Kosovo Serb Politician Ivanovic’s Custody Extended
Oliver Ivanovic, who is on trial for war crimes and ordering the killings of Kosovo Albanians, has been remanded for another two months despite a new plea from the Serbian president.
|Ivanovic in court. Photo: Beta.|
Serbian president Tomislav Nikolic said that Ivanovic’s release from detention would be “a confirmation of respect for basic human rights and impartiality of court proceedings”.
Nikolic said that the Serbian government had offered guarantees that Ivanovic would attend court when asked if released, so to keep him in custody represented “an abuse of justice”.
A former Serbian government official and head of a Kosovo Serb political party called Freedom, Democracy, Justice, Oliver Ivanovic is accused of war crimes by ordering the murder of ethnic Albanians in Mitrovica on April 14, 1999 during the NATO bombing, when he was allegedly the leader of a paramilitary police unit.
He is also accused, along with another person, of inciting the killing of ethnic Albanians during unrest that erupted after the war on February 3, 2000, when many Albanians were driven from their homes.
Two set of witnesses this week testified that they saw Ivanovic in uniform in 1999, contrary to his insistence that he never wore military clothing during the conflict.
The latest witness to testify on Thursday, Faik Hyseni, said he saw Ivanovic wearing a paramilitary jacket during the war.
“He was wearing sports clothes and he had same jacket as the other 500 paramilitaries in Mitrovica had as a uniform,” Hyseni testified. But he said he never heard Ivanovic give an order.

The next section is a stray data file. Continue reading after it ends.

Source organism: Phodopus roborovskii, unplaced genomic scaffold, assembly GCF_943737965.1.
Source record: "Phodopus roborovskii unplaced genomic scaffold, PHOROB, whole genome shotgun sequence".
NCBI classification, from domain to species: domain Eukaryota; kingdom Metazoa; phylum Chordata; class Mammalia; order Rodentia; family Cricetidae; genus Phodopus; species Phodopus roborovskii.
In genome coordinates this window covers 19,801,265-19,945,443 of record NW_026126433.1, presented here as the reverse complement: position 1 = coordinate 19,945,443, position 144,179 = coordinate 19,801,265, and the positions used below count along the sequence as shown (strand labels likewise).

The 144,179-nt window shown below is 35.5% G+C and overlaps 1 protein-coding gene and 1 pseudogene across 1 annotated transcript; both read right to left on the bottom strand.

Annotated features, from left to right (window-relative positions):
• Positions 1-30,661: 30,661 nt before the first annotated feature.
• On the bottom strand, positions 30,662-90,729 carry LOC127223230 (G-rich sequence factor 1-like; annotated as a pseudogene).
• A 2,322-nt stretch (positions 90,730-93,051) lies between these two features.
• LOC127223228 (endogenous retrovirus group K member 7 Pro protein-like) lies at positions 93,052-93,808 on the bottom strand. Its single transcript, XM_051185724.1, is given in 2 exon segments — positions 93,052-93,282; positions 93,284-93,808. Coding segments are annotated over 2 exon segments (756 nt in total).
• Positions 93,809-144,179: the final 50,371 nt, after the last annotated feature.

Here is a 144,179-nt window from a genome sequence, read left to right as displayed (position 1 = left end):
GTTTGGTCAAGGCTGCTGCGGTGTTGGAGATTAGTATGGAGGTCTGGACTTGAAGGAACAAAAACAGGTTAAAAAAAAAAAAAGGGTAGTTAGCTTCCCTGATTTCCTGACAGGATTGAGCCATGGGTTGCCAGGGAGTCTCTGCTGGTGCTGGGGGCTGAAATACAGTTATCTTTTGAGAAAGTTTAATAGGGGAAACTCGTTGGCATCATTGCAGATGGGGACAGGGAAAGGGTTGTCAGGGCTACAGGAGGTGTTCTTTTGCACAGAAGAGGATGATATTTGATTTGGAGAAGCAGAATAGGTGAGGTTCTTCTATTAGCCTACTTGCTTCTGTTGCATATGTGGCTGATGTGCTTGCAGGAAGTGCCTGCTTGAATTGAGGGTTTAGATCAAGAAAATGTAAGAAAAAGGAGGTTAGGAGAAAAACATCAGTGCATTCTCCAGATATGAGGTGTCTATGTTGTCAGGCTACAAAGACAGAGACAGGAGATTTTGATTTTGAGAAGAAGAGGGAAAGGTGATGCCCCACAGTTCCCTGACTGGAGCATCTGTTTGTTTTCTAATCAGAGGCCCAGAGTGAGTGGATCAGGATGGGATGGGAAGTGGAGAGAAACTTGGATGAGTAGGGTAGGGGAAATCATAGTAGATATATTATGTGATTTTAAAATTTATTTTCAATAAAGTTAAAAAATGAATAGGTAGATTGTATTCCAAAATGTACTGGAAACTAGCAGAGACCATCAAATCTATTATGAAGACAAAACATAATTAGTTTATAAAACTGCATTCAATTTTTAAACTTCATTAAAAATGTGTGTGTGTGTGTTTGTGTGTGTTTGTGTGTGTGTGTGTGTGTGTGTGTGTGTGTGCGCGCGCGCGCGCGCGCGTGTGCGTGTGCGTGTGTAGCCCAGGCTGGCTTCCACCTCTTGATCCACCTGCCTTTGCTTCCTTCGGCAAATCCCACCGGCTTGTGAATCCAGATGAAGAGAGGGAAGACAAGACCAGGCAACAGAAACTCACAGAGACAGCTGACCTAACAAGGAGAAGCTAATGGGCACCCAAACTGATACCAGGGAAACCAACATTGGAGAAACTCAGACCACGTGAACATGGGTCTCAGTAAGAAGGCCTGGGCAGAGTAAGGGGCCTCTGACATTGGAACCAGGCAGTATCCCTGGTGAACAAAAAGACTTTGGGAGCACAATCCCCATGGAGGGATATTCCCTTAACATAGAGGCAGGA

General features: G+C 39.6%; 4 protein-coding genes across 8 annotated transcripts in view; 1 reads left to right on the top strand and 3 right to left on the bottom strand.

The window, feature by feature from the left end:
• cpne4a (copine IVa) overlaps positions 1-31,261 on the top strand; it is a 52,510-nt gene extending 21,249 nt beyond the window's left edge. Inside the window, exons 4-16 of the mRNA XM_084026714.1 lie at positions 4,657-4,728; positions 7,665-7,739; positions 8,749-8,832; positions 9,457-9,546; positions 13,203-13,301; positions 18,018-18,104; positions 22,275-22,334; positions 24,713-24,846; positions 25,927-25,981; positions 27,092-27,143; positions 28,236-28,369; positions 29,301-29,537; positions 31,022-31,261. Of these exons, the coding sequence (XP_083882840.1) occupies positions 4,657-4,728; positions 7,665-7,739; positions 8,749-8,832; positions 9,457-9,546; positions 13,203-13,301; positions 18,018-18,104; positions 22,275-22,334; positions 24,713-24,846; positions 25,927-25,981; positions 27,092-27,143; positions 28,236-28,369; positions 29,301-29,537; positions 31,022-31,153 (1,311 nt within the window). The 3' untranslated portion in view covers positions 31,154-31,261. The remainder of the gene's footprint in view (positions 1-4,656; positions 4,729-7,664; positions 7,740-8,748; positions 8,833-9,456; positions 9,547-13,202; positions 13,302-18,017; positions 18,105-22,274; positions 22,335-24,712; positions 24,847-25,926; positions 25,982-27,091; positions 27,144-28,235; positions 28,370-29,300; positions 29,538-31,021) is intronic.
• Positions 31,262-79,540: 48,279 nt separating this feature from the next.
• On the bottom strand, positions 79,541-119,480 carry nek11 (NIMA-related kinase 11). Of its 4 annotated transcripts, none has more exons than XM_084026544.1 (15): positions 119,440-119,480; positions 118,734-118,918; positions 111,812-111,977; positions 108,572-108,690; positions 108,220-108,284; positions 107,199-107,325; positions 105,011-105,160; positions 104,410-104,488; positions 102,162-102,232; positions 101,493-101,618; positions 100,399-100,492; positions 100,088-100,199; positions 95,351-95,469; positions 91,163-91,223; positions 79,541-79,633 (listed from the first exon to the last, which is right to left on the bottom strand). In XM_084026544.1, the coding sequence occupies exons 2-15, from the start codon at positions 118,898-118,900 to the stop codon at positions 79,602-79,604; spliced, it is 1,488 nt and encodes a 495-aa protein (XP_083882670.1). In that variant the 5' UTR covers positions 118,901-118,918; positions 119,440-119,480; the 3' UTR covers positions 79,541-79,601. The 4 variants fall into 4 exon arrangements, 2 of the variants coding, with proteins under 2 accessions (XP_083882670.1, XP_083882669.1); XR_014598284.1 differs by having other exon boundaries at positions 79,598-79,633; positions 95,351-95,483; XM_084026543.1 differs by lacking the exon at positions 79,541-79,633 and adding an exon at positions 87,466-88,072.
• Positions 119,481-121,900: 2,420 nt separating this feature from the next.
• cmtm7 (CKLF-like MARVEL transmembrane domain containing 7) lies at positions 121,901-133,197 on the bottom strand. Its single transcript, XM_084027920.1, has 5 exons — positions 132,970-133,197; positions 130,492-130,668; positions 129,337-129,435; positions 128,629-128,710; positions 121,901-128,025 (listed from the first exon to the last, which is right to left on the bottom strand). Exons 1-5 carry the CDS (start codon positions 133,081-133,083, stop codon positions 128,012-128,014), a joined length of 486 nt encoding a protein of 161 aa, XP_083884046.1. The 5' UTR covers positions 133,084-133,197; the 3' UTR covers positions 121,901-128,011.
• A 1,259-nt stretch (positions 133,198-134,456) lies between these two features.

On Wednesday, an Albanian couple, Zeqir and Nurije Alija from Gjakova/Djakovica, testified that they were travelling to Montenegro in 1999 when their bus was stopped by two men in “military or paramilitary” clothing. They said they later realised that one of them was Ivanovic after seeing him on television when he was an MP in Kosovo’s parliament.
A third witness on Wednesday, teacher Florije Peci, testified that she heard that Ivanovic committed crimes in 1999 but never saw him do so.
This caused Ivanovic’s lawyer, Nebojsa Vlajic, to say that the prosecution witnesses were failing to prove the defendant’s guilt.
“None of the witnesses so far could confirm the indictment against my client,” Vlajic told BIRN.
Four other defendants, Dragoljub Delibasic, Aleksandar Lazovic, and father and son Ilija and Nebojsa Vujacic, also face charges of murder or attempted murder.
All of them have pleaded not guilty.
The trial will continue on March 11.